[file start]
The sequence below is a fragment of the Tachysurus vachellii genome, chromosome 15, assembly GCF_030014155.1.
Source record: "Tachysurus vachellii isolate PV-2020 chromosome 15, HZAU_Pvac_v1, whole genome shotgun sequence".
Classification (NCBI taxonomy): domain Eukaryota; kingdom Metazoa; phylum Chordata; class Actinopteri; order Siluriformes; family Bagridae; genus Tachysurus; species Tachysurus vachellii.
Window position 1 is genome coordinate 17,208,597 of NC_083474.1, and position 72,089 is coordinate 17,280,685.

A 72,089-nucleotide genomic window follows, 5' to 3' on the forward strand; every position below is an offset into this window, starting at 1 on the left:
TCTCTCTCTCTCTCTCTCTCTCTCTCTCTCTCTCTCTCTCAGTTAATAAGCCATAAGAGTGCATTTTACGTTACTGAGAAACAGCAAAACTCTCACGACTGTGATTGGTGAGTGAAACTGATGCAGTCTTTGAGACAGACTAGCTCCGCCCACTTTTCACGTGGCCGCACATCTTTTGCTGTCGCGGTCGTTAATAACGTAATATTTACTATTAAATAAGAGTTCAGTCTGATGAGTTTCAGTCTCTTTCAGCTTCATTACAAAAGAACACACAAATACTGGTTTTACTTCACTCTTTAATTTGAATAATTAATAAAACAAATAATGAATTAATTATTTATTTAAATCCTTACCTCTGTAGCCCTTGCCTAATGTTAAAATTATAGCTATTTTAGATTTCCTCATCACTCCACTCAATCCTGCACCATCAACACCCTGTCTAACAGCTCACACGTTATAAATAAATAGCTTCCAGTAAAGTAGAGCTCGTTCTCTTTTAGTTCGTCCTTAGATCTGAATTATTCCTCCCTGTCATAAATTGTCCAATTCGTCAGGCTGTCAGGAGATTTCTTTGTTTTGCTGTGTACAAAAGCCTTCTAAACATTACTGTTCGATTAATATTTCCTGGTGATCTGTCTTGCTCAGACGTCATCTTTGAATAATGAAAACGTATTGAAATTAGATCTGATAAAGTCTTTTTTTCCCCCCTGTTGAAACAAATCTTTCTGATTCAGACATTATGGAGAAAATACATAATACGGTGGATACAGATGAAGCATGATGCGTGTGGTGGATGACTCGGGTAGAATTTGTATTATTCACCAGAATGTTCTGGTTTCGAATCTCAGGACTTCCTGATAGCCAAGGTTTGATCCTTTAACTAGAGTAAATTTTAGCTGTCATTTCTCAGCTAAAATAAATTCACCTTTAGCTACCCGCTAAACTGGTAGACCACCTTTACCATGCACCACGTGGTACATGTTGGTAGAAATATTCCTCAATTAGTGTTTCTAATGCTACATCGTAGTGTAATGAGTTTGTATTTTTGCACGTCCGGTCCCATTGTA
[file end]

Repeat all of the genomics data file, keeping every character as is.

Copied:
The sequence below is a fragment of the Tachysurus vachellii genome, chromosome 15, assembly GCF_030014155.1.
Source record: "Tachysurus vachellii isolate PV-2020 chromosome 15, HZAU_Pvac_v1, whole genome shotgun sequence".
Classification (NCBI taxonomy): domain Eukaryota; kingdom Metazoa; phylum Chordata; class Actinopteri; order Siluriformes; family Bagridae; genus Tachysurus; species Tachysurus vachellii.
Window position 1 is genome coordinate 17,208,597 of NC_083474.1, and position 72,089 is coordinate 17,280,685.

A 72,089-nucleotide genomic window follows, 5' to 3' on the forward strand; every position below is an offset into this window, starting at 1 on the left:
TCTCTCTCTCTCTCTCTCTCTCTCTCTCTCTCTCTCTCTCAGTTAATAAGCCATAAGAGTGCATTTTACGTTACTGAGAAACAGCAAAACTCTCACGACTGTGATTGGTGAGTGAAACTGATGCAGTCTTTGAGACAGACTAGCTCCGCCCACTTTTCACGTGGCCGCACATCTTTTGCTGTCGCGGTCGTTAATAACGTAATATTTACTATTAAATAAGAGTTCAGTCTGATGAGTTTCAGTCTCTTTCAGCTTCATTACAAAAGAACACACAAATACTGGTTTTACTTCACTCTTTAATTTGAATAATTAATAAAACAAATAATGAATTAATTATTTATTTAAATCCTTACCTCTGTAGCCCTTGCCTAATGTTAAAATTATAGCTATTTTAGATTTCCTCATCACTCCACTCAATCCTGCACCATCAACACCCTGTCTAACAGCTCACACGTTATAAATAAATAGCTTCCAGTAAAGTAGAGCTCGTTCTCTTTTAGTTCGTCCTTAGATCTGAATTATTCCTCCCTGTCATAAATTGTCCAATTCGTCAGGCTGTCAGGAGATTTCTTTGTTTTGCTGTGTACAAAAGCCTTCTAAACATTACTGTTCGATTAATATTTCCTGGTGATCTGTCTTGCTCAGACGTCATCTTTGAATAATGAAAACGTATTGAAATTAGATCTGATAAAGTCTTTTTTTCCCCCCTGTTGAAACAAATCTTTCTGATTCAGACATTATGGAGAAAATACATAATACGGTGGATACAGATGAAGCATGATGCGTGTGGTGGATGACTCGGGTAGAATTTGTATTATTCACCAGAATGTTCTGGTTTCGAATCTCAGGACTTCCTGATAGCCAAGGTTTGATCCTTTAACTAGAGTAAATTTTAGCTGTCATTTCTCAGCTAAAATAAATTCACCTTTAGCTACCCGCTAAACTGGTAGACCACCTTTACCATGCACCACGTGGTACATGTTGGTAGAAATATTCCTCAATTAGTGTTTCTAATGCTACATCGTAGTGTAATGAGTTTGTATTTTTGCACGTCCGGTCCCATTGTA